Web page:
Digital Rights Ireland aims to keep Irish people informed about these issues, to defend their right to privacy from unwarranted infringement and to ensure that all legislation proposed and passed is in line with European and Irish Human Rights Law. To this end, DRI has already highlighted a gap in Irish protection for communications privacy. Twenty years after the Kennedy v AG case, where the then Minister for Justice, Sean Doherty was forced to resign after it emerged that he had tapped journalists’ phones, there is still no law to prevent the State, and the Gardai, from reading the contents of personal emails. Popular services, such as Hotmail and Gmail lie in a legal limbo – something Digital Rights Ireland has suggested ought to be addressed.
The Irish Recorded Music Association (IRMA) is currently seeking to sue individuals they say they have identified as having uploaded music onto file-sharing networks. DRI are in favour of civil, legal and human rights being protected in a digital world and that this protection must extend to the legal rights of copyright holders, as much as individuals. However, protection of copyright cannot come at the expense of the civil right to privacy. The speakers outlined their legal concerns about IRMA’s case and the scale of the settlements they are reported to have received to date.
IRMA has also publicly stated that it believes that it is illegal to transfer lawfully acquired music from a (legally bought) CD to a (legally bought) iPod or MP3 player. DRI believes that the law in this area needs to be clarified – and if such activities are illegal, that the law needs to be changed.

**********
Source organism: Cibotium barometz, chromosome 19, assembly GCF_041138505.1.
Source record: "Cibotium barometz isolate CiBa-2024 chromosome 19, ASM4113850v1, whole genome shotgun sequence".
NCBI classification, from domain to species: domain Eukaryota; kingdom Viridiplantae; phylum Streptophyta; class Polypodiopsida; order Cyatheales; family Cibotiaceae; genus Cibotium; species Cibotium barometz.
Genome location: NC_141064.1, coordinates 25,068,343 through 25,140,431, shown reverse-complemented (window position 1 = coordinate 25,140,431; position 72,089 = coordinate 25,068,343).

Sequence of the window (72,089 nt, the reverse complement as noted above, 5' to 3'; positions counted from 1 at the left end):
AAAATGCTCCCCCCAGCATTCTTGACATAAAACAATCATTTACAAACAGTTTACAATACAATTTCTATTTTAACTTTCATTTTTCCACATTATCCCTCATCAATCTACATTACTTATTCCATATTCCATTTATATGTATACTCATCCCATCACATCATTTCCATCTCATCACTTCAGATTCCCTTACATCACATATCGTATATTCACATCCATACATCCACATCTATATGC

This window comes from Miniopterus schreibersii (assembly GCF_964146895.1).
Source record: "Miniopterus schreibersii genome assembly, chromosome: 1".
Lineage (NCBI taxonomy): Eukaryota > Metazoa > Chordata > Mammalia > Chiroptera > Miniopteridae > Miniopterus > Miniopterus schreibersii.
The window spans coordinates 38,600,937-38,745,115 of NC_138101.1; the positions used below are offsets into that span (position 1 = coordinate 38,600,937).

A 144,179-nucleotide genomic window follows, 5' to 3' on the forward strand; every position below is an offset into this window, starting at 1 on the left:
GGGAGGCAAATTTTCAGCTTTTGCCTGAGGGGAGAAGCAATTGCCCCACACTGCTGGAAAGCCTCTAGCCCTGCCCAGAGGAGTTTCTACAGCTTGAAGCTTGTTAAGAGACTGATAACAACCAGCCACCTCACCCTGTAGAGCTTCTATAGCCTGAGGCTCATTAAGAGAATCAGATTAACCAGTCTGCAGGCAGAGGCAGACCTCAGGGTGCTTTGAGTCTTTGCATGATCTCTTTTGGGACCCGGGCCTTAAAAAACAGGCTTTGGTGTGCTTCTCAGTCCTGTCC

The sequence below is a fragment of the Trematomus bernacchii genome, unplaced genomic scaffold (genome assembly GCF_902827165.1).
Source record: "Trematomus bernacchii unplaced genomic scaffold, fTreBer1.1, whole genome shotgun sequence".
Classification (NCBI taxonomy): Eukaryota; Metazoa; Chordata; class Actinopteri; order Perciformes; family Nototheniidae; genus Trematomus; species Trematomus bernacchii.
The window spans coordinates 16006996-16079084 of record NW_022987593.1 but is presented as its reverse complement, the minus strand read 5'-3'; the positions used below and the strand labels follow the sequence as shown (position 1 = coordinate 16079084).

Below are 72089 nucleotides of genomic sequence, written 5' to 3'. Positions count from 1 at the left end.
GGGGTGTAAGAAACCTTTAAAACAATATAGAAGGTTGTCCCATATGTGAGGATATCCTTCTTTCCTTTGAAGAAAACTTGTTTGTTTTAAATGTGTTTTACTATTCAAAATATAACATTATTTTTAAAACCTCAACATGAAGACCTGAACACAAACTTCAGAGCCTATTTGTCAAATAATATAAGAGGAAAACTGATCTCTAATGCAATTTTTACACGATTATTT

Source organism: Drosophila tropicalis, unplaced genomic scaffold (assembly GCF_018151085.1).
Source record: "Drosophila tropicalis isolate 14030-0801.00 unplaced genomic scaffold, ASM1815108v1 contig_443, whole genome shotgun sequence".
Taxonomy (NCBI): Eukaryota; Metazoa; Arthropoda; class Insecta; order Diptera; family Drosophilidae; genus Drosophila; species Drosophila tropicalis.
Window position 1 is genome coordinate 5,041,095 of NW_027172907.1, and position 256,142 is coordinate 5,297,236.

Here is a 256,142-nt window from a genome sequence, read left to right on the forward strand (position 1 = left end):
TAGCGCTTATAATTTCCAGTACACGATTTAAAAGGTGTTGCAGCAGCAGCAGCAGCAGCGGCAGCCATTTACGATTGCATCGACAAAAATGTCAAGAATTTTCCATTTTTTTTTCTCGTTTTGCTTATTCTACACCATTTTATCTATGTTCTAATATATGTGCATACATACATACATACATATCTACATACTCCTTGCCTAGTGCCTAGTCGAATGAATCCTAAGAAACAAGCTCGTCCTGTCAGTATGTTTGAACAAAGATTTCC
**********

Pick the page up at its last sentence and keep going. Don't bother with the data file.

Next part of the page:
Grassroots digital rights groups in other countries have warmly welcomed the launch of Digital Rights Ireland, reflecting both Ireland’s important position in the hi-tech industries and our long history of promoting human rights. “The launch of Digital Rights Ireland couldn’t come at a better time. All Europeans’ online civil liberties are coming under pressure from both commercial interests and heavy-handed government interference, and it is essential that we speak out against the poor legislation and abuses of power that are becoming all too commonplace. I have no doubt that DRI will make great allies, and I look forward to working with them in the fight to protect digital rights.” said Suw Charman, Executive Director of UK’s Open Rights Group.
Shari Steele, Executive Director and President of the US Electronic Frontier Foundation (EFF) has also said that “Ireland has a fine tradition of standing up for freedom as well as adopting and developing the latest technology. We’re delighted that such a key global player now has its own voice for liberty in a digital world. We look forward to working with DRI on mutual issues that will concern us all.”
Digital Rights Ireland is committed to protecting Civil, Legal and Human Rights in a Digital Age. It is chaired by UCD Law Lecturer TJ McIntyre and its members include academics, journalists and technologists. DRI is a contact point for policy makers who wish to gauge the impact of their regulation in this complicated, and sometimes technical, area. In addition, it provides an informed position on issues in the digital rights field, free from any commercial or political bias.